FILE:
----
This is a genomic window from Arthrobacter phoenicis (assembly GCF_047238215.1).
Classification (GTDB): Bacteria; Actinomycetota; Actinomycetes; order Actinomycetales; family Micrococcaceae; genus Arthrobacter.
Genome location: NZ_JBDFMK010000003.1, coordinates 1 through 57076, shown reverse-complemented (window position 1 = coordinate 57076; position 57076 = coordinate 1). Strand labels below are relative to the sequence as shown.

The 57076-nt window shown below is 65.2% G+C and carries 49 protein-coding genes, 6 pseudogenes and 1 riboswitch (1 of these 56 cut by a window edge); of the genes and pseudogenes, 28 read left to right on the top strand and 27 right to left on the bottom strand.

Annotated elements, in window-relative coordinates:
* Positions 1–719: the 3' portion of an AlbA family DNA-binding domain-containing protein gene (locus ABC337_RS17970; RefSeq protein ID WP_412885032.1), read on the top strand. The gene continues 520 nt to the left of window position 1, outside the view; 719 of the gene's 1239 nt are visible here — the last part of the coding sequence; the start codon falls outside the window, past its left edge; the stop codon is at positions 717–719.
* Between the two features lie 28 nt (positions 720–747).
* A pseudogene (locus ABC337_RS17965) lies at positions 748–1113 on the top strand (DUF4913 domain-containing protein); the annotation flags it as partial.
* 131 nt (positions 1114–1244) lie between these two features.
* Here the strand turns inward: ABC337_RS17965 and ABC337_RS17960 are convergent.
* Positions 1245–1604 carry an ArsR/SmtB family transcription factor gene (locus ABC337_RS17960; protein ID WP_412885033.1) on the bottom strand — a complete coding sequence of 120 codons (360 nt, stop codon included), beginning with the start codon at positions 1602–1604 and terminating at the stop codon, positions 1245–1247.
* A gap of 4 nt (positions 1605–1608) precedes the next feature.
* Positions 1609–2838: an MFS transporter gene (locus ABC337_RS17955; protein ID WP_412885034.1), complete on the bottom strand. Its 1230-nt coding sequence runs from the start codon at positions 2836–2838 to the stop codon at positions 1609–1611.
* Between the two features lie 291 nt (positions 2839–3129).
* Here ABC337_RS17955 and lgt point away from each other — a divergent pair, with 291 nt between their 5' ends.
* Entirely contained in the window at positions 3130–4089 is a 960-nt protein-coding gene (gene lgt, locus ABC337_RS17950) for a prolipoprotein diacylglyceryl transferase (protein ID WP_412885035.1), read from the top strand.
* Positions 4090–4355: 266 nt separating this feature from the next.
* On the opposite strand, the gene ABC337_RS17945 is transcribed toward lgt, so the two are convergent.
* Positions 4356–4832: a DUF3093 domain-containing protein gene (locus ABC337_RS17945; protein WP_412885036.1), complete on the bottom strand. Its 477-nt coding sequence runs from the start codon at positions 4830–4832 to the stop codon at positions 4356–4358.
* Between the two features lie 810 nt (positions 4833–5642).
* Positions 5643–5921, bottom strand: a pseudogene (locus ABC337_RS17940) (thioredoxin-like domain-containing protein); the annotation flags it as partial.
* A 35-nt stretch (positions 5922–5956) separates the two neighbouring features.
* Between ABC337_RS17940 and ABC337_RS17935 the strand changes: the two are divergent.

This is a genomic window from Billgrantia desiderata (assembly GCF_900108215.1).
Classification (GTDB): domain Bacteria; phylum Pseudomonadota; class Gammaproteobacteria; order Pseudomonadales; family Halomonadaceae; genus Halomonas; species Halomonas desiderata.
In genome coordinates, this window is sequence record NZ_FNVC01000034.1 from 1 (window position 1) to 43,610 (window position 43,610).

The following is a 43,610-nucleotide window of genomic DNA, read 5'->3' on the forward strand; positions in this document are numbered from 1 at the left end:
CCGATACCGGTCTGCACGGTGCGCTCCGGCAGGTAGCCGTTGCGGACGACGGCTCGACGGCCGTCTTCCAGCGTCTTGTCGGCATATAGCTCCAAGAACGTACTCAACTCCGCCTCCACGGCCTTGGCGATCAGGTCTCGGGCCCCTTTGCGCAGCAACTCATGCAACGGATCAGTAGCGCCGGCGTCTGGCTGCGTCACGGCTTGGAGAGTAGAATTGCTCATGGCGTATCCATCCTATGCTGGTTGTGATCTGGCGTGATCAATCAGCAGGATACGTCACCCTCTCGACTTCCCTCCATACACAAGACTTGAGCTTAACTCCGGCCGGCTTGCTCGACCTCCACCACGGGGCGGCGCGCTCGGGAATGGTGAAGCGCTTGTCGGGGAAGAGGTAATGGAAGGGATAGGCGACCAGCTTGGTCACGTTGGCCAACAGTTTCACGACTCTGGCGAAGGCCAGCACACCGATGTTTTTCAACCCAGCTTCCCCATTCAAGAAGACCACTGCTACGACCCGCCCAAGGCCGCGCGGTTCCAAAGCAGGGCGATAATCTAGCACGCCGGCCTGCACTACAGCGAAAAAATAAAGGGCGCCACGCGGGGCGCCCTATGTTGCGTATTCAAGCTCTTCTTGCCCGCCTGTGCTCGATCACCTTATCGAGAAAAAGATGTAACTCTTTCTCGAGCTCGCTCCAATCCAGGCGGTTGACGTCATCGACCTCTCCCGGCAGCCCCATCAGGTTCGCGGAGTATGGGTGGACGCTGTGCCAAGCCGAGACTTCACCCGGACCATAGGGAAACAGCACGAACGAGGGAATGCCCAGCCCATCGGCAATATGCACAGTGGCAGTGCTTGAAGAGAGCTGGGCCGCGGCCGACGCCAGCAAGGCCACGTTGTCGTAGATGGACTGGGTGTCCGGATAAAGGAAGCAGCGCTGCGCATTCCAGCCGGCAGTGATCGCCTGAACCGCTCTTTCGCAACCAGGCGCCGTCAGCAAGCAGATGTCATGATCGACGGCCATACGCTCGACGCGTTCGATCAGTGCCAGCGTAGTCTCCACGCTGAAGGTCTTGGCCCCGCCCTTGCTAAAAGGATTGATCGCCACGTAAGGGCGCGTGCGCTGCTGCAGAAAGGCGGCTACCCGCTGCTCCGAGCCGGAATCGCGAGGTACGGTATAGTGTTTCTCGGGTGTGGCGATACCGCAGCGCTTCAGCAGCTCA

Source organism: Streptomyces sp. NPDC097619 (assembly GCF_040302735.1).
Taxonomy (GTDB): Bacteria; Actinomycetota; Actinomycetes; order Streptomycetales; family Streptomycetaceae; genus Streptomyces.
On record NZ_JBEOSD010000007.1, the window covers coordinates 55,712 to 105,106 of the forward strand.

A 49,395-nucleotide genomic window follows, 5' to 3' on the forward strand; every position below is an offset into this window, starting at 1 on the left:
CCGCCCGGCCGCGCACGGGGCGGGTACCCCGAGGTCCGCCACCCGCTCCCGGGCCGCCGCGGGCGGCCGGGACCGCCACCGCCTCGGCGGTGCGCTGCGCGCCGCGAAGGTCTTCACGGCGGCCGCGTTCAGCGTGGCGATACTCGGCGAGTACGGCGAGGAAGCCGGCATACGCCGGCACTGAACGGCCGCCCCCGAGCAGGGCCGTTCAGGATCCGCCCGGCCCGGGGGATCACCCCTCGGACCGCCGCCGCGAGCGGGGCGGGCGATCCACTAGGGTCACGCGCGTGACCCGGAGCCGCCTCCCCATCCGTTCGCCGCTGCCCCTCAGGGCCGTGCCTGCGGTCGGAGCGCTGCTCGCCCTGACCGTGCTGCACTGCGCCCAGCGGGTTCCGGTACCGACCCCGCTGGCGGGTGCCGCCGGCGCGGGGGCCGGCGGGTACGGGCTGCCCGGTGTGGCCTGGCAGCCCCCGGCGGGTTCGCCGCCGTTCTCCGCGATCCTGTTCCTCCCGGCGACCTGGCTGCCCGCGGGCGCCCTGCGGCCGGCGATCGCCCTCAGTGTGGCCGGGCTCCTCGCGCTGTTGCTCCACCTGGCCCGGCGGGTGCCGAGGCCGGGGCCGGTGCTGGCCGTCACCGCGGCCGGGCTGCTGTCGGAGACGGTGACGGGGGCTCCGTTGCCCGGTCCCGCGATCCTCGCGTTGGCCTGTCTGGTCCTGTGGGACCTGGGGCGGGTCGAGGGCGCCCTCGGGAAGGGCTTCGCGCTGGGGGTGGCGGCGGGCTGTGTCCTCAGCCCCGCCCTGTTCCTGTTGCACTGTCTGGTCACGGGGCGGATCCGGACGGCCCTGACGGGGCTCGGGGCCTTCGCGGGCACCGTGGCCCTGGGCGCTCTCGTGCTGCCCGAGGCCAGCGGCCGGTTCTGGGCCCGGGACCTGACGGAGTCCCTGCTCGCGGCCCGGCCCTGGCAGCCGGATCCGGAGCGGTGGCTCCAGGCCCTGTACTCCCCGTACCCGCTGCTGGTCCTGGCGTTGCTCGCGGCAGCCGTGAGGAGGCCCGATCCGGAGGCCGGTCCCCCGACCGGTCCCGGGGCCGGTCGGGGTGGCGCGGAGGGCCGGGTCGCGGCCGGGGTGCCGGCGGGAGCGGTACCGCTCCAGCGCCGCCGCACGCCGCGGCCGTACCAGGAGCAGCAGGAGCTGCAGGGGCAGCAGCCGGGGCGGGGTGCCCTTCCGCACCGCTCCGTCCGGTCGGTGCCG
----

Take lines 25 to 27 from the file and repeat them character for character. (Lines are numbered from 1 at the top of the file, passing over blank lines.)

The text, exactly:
Classification (GTDB): domain Bacteria; phylum Pseudomonadota; class Gammaproteobacteria; order Pseudomonadales; family Halomonadaceae; genus Halomonas; species Halomonas desiderata.
In genome coordinates, this window is sequence record NZ_FNVC01000034.1 from 1 (window position 1) to 43,610 (window position 43,610).

The following is a 43,610-nucleotide window of genomic DNA, read 5'->3' on the forward strand; positions in this document are numbered from 1 at the left end: